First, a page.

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Hungary: Opposition Socialists Ahead In First Round Of Voting, Far Right Out Of Parliament

  • Eugen Tomiuc

Hungary's opposition Socialists yesterday won a tight victory over Prime Minister Viktor Orban's center-right coalition in the first round of parliamentary elections. The Socialists and their left-leaning liberal allies now appear well-positioned to topple Orban's coalition in the second round of voting on 21 April. The far-right Hungarian Justice and Life Party (MIEP) failed to win the 5 percent of the vote required to gain access to parliament. MIEP's defeat has eased Western fears that the far right could gain power in a government coalition.

Prague, 8 April 2002 (RFE/RL) -- Hungary's opposition Socialist Party (MSZP) gained a narrow but important lead yesterday over Prime Minister Viktor Orban's ruling center-right coalition in the first round of parliamentary elections that also saw a far-right party failing to re-enter parliament.

According to unofficial final results, the center-left Socialists won 42.05 percent of the vote, while the governing alliance led by Orban's Federation of Young Democrats (FIDESZ) received 41.12 percent.

The liberal Free Democrats Alliance (SZDSZ) -- the Socialists' long-time allies who took some 5.5 percent of the vote -- were the only other party beside FIDESZ and MSZP to overcome the 5 percent threshold required to enter parliament.

After yesterday's first round, MSZP gained 93 mandates in the country's 386-seat parliament, with FIDESZ securing 86 seats. SZDSZ has so far obtained four mandates.

The far-right Hungarian Justice and Life Party (MIEP) -- seen before the election as a possible FIDESZ ally -- failed to re-enter parliament, easing Western fears that MIEP might join a coalition government.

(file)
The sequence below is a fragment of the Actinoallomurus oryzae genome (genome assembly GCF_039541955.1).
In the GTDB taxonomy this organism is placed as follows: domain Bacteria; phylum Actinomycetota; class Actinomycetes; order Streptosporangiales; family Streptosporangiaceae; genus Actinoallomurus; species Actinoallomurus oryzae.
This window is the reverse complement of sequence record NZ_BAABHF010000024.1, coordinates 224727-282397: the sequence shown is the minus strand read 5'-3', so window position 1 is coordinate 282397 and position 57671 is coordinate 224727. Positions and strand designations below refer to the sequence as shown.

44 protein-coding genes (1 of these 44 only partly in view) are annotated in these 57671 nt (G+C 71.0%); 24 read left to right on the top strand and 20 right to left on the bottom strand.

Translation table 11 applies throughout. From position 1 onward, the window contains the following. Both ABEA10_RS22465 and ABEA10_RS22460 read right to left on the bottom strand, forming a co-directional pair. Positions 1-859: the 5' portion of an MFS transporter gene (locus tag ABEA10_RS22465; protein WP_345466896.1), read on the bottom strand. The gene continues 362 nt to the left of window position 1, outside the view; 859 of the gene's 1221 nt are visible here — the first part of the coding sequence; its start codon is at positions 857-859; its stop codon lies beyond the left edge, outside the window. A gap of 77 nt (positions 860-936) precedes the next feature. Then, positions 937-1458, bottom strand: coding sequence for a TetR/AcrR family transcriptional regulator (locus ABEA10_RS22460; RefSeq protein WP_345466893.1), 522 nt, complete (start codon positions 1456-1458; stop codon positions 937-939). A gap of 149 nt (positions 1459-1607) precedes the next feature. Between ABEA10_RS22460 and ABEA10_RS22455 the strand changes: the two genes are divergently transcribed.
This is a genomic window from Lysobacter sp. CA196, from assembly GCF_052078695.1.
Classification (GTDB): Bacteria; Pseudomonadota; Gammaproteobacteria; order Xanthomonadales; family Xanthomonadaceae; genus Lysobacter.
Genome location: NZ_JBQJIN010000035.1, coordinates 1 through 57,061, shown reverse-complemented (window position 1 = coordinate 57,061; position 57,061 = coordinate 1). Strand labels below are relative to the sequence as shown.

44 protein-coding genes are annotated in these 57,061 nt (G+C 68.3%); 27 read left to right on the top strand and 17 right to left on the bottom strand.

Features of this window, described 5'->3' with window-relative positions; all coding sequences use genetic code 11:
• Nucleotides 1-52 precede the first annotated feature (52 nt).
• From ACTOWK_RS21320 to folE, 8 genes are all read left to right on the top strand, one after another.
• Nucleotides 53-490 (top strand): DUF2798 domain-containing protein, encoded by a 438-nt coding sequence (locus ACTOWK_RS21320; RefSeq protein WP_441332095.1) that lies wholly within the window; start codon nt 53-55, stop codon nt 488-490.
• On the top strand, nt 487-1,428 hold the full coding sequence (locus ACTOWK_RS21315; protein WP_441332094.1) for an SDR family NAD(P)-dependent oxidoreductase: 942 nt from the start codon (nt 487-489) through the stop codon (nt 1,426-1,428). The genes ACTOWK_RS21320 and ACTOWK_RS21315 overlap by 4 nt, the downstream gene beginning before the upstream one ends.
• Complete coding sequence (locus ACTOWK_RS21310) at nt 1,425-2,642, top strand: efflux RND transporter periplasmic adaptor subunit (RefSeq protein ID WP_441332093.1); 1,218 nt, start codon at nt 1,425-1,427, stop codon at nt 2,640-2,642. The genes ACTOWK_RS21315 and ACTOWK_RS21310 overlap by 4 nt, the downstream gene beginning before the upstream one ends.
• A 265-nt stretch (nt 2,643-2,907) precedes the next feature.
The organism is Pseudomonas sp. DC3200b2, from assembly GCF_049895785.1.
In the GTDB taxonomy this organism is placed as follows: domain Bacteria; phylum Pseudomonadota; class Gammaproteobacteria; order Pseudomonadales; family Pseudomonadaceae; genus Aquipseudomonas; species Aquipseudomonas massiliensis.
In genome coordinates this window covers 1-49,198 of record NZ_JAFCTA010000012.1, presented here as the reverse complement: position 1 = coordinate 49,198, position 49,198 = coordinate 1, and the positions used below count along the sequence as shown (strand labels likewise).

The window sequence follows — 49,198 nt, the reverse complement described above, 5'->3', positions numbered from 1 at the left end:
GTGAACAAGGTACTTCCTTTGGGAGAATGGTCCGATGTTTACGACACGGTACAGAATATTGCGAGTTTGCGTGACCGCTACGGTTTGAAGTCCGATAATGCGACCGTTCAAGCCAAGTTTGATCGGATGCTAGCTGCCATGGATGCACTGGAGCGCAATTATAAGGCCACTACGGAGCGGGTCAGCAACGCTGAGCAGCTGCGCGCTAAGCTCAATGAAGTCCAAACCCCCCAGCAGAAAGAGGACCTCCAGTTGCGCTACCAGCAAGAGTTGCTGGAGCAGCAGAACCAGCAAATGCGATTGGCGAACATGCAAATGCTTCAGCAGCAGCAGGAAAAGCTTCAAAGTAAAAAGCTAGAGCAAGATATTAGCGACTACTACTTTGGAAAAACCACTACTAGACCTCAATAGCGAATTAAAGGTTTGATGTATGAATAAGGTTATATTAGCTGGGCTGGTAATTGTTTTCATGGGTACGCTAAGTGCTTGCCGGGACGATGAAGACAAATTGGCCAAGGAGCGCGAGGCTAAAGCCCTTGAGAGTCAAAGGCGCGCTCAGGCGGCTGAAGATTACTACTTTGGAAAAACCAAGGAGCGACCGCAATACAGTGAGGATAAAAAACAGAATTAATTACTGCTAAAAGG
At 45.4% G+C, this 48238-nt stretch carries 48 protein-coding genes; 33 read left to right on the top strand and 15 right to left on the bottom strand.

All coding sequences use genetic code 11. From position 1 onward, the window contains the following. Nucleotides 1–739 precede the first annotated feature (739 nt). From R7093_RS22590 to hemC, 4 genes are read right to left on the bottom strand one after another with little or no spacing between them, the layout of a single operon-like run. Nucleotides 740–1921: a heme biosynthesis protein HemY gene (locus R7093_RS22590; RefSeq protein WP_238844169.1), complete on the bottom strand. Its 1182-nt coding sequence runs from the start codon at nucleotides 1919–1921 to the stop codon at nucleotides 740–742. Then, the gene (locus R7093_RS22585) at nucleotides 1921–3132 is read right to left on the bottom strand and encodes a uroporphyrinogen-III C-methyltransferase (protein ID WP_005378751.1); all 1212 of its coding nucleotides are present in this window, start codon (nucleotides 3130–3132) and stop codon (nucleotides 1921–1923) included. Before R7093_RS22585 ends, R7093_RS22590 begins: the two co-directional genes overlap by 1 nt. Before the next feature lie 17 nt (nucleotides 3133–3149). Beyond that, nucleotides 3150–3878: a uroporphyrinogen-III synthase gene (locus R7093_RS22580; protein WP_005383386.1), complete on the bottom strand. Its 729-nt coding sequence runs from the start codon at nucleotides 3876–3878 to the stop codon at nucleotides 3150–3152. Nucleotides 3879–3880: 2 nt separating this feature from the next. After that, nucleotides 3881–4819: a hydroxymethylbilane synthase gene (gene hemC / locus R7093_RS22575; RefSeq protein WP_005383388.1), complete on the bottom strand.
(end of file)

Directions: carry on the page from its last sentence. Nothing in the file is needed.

Some 71 percent of Hungary's 8 million eligible voters turned out at the polls, the highest number since the fall of communism.

Under Hungary's complex voting system, a combination of simple majority and proportional representation, some 200 seats -- or more than half of the total number -- will be decided after a second round of voting scheduled for 21 April.

The Socialists' surprise victory came despite earlier predictions of a FIDESZ success.

Peter Medgyessy, the Socialist candidate for prime minister, spoke to his supporters after learning about his party's first-round victory: "My respected friends, I bow before the voters' wisdom (loud cheers from the public), I bow before the voters' devotion and clear vision (louder cheers)."

Meanwhile, a visibly disappointed Orban said his coalition's surprise defeat needed to be "thoroughly analyzed" before FIDESZ outlines its strategy for the second round: "Dear friends, the time has come for us to analyze the results, to analyze what we have learned. That's what we need to do. We must accurately analyze the results and draw conclusions. After that, we must decide what we'll do in the next two weeks."

Orban went on to assure his supporters that a comeback was still possible in the second round. He noted that during elections in 1998, the Socialists had gained a 4 percent lead after the first round, but lost the election to FIDESZ in the second round.

Analysts say, however, that this time it will be very difficult for the FIDESZ-led alliance to stage a comeback in the second round.

Under Hungary's voting system, the second round will see a contest between first-round winners who could not secure 50 percent of the vote in their constituencies and their runners-up.

Socialist candidates are leading in 77 of the 133 constituencies to be disputed in the second round, while FIDESZ has the lead in the remaining 56. The rest of the mandates will be decided on a party list system which redistributes votes not used to win seats in the first round.